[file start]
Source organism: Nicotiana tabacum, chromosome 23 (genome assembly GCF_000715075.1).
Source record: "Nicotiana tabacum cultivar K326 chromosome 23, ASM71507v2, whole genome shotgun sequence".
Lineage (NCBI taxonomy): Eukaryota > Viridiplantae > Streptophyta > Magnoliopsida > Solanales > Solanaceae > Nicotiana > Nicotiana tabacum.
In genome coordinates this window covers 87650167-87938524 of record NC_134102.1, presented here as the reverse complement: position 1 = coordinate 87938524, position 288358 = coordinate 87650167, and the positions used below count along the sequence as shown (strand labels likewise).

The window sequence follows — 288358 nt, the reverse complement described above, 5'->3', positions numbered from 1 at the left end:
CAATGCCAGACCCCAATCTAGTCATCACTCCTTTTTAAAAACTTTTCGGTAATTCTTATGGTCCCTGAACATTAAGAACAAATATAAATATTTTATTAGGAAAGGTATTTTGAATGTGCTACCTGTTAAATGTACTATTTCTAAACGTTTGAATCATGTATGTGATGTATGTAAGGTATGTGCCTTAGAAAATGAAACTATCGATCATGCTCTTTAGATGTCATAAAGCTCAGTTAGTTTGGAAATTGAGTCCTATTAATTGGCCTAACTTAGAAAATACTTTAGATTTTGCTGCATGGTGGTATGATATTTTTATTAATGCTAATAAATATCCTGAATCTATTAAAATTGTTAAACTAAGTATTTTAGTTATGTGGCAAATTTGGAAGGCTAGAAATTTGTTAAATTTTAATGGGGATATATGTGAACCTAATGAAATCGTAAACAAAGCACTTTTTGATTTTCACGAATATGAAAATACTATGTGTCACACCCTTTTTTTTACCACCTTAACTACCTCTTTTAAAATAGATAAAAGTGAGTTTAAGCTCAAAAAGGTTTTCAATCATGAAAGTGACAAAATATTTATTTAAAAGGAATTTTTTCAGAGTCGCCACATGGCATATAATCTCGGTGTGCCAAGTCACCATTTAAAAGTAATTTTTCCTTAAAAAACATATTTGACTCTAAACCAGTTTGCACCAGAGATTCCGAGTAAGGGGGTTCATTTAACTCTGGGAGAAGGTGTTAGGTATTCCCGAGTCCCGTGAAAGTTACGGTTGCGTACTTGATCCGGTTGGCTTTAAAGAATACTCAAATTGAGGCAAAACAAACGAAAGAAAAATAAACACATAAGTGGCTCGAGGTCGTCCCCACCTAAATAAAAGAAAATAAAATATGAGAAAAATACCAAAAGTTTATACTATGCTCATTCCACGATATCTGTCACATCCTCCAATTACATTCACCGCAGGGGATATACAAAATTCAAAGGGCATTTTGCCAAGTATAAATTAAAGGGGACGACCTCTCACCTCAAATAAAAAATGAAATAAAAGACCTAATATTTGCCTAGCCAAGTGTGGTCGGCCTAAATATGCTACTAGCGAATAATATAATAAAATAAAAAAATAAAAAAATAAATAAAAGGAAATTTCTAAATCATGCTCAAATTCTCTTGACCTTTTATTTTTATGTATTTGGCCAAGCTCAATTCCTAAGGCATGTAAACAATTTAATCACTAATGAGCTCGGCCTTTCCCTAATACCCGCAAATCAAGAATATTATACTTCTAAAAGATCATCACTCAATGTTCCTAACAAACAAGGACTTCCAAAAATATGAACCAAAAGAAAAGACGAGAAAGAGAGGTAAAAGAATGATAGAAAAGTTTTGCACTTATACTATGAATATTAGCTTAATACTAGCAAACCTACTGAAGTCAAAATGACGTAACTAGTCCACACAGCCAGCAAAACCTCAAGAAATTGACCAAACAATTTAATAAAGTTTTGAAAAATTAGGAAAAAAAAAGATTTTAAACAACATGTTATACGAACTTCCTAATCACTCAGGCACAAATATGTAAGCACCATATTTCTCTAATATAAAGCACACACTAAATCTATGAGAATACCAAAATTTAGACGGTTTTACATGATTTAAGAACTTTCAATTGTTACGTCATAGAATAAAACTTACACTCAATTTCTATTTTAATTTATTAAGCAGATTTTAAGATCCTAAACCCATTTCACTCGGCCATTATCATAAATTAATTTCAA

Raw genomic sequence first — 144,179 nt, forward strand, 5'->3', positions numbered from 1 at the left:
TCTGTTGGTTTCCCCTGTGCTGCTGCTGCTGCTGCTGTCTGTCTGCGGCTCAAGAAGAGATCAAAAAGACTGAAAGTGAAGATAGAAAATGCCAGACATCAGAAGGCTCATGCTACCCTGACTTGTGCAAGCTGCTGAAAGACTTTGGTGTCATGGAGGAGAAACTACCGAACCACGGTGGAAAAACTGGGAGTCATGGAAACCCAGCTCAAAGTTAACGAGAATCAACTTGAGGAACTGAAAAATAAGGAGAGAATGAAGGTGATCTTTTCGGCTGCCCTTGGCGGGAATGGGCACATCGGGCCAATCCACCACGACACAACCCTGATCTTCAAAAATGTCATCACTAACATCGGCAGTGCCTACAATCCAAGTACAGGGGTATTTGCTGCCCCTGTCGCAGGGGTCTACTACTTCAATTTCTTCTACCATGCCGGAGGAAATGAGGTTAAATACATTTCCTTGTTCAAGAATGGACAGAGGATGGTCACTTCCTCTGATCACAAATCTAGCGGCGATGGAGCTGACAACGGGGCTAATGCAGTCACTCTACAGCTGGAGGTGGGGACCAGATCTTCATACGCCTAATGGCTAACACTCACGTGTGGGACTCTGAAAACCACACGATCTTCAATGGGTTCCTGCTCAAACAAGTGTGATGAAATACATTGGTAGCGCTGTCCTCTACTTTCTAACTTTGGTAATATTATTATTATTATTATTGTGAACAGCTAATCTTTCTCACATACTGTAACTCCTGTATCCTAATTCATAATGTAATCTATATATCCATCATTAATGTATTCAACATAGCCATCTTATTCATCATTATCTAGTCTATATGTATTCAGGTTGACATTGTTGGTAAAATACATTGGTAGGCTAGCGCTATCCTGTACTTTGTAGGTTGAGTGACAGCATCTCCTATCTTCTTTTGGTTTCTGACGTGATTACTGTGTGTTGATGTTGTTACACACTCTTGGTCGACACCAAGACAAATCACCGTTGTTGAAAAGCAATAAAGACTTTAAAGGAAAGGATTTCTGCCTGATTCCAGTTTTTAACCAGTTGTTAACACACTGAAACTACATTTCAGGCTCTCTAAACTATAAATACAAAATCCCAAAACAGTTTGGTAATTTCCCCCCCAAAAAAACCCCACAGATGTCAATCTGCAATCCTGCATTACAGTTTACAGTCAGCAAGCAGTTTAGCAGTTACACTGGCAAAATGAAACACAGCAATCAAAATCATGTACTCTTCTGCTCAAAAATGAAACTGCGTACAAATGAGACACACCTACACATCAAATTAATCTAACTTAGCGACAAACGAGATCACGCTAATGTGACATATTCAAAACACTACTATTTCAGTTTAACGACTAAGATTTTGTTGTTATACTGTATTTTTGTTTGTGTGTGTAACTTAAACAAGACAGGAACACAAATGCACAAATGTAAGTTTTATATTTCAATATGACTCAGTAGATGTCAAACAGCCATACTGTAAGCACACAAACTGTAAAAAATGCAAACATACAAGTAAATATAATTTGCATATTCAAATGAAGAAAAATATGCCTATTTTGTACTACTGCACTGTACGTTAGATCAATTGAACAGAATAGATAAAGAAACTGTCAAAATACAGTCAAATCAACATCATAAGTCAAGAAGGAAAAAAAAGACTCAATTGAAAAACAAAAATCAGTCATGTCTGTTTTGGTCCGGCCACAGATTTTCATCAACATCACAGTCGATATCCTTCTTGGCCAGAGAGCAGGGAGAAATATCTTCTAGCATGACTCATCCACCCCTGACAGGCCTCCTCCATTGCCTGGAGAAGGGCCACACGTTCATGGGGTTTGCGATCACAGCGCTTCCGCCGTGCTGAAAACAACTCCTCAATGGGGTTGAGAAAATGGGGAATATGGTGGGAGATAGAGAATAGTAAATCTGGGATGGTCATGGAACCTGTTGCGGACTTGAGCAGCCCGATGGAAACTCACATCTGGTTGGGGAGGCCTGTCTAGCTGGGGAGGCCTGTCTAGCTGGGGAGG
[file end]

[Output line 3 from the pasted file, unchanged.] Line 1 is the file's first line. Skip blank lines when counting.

Lineage (NCBI taxonomy): Eukaryota > Viridiplantae > Streptophyta > Magnoliopsida > Solanales > Solanaceae > Nicotiana > Nicotiana tabacum.